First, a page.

With no real world resources which could naturally impose limits on testing – there are always an infinite amount of backup cars at the ready, and unlimited access to the track in any condition imaginable – practice sessions balloon to extraordinary lengths and extend over a period of days if not entire weeks, blasting past the length of most single player video games on the market and instead eclipsing full-time job territory.

The goal is simple; pixel perfect lines, lap after lap, every lap. A level of consistency and perfection even the best of professional drivers – Juan Montoya, Max Verstappen, and Scott Dixon – cannot remotely hope to achieve, the first of many a divide between sim racing and the real thing.

“I can’t say it was a fun experience”, Leahy writes on Twitter, “but when $100k is on the line, you gotta pull out all the stops.”

God speed you crazy bastard.

Leahy’s 45 hours at the wheel practicing for just a single race are no doubt extreme, but to his credit Leahy exercises a healthy level of self-control. With iRacing providing detailed metrics of every race a user has completed on the service, Leahy kept this season strictly a professional affair, having taken a noticeable break from the game during the month of October and practicing on a somewhat formal schedule.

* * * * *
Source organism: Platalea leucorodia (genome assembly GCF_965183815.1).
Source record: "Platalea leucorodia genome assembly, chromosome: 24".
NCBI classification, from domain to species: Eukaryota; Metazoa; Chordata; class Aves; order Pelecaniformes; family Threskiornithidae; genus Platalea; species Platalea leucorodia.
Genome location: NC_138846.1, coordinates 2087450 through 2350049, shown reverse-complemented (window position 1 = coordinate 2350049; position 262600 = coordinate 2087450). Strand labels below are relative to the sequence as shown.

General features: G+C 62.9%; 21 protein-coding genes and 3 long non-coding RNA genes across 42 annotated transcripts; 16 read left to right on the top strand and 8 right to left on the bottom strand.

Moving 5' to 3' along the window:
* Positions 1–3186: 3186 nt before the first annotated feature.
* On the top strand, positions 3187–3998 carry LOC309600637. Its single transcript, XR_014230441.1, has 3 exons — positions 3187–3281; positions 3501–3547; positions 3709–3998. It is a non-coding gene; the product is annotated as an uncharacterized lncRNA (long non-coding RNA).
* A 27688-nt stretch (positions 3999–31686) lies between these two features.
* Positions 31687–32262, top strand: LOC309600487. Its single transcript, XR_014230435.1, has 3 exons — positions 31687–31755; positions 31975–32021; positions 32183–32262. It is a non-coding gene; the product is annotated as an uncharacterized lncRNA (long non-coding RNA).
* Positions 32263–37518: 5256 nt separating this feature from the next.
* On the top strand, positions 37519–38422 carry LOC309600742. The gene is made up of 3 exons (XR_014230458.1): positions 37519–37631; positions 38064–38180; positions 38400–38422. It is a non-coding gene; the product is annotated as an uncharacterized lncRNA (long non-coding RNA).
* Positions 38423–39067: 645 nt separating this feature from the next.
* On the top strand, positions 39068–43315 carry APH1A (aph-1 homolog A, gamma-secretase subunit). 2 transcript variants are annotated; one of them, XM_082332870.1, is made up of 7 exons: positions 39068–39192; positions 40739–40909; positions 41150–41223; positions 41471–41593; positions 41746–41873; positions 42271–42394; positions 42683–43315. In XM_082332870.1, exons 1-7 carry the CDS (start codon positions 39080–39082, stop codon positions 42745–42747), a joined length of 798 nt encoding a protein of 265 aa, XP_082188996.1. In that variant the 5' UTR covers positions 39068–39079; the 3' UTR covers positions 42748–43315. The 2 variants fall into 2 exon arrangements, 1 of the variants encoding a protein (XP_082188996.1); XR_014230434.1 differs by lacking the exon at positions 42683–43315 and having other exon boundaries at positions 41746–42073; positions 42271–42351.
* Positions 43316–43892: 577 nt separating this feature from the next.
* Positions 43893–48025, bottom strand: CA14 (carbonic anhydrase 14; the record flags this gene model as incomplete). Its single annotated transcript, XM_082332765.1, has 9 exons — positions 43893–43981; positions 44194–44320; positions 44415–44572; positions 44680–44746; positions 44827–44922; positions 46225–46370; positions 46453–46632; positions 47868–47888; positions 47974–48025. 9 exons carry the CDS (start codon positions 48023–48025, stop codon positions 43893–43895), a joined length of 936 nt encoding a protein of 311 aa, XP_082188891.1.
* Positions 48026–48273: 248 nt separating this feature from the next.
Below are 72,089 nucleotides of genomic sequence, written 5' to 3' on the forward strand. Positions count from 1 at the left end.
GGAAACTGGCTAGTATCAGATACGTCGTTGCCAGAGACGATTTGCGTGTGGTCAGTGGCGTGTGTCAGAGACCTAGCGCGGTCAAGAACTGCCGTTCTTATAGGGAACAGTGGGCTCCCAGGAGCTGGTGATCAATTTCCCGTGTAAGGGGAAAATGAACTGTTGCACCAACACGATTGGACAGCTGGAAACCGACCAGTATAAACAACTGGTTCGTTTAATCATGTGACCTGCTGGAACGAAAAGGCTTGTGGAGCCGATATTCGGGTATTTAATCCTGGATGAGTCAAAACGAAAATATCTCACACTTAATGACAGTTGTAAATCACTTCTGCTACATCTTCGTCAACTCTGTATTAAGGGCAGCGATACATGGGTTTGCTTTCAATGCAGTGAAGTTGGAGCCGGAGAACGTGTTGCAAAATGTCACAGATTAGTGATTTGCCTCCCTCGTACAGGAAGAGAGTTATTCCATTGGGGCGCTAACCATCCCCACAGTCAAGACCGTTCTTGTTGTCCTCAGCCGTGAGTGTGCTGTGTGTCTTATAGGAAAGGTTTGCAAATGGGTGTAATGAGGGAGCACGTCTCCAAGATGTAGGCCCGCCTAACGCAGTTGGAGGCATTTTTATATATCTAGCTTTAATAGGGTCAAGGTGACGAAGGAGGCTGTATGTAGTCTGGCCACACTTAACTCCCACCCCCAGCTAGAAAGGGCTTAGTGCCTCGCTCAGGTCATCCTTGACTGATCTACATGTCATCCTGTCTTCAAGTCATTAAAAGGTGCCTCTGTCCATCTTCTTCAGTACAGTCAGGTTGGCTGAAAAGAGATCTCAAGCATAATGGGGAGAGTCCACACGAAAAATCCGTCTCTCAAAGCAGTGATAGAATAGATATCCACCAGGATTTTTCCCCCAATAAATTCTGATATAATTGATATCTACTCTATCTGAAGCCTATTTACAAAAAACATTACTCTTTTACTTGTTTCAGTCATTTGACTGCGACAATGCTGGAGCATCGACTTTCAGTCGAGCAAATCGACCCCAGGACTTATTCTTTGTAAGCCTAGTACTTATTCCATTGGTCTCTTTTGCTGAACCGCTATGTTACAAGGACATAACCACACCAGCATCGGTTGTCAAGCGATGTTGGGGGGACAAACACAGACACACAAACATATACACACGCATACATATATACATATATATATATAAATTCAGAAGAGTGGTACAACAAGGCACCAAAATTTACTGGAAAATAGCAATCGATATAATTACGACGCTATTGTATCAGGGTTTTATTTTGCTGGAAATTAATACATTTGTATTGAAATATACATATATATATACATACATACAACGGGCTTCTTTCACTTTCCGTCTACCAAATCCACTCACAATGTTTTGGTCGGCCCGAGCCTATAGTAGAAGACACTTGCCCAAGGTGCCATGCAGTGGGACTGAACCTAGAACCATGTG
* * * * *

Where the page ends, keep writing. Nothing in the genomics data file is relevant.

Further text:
Not every driver in the eSports paddock falls into this category.

Thanks to iRacing’s easy-to-read licensing system, you can sometimes see “black stripe” drivers – the game’s special bumper sticker for an eSports driver – leisurely running two or three additional races per day. To take a break from practicing iRacing, they play more iRacing, sometimes participating in races well beneath their level of skill and which don’t warrant any sort of tangible benefit.

It’s hard not to wonder if this gets dangerously close to addiction territory, with the potential of a large payday used as justification for compulsively playing video games.

These 20-45 hours of endurance training sessions are typically spent with teammates on popular voice clients like Discord or Teamspeak, socializing with other eSports team members and preparing for upcoming races as a group. But with little common ground aside from a shared passion for motorsports, and the detachment of communicating strictly online, restlessness and the petty drama associated with all online gaming groups often sets in.

“The immaturity, toxicity, and hatred has literally drove me to the edge of quitting. And honestly I hate that, because I used to really enjoy it. Now it’s all about how much money can you throw at your setup builder.”

There’s a reason setup builders make on-par, if not more than the eSports competitors they’ve been contracted to help.

Sim racing setups require more than just an engineering degree. When you’re dealing with simplified math to replicate real-world physics, often times mistakes or over-simplifications are made deep inside the software’s code that have a butterfly effect on intricacies of each game’s respective physics engine.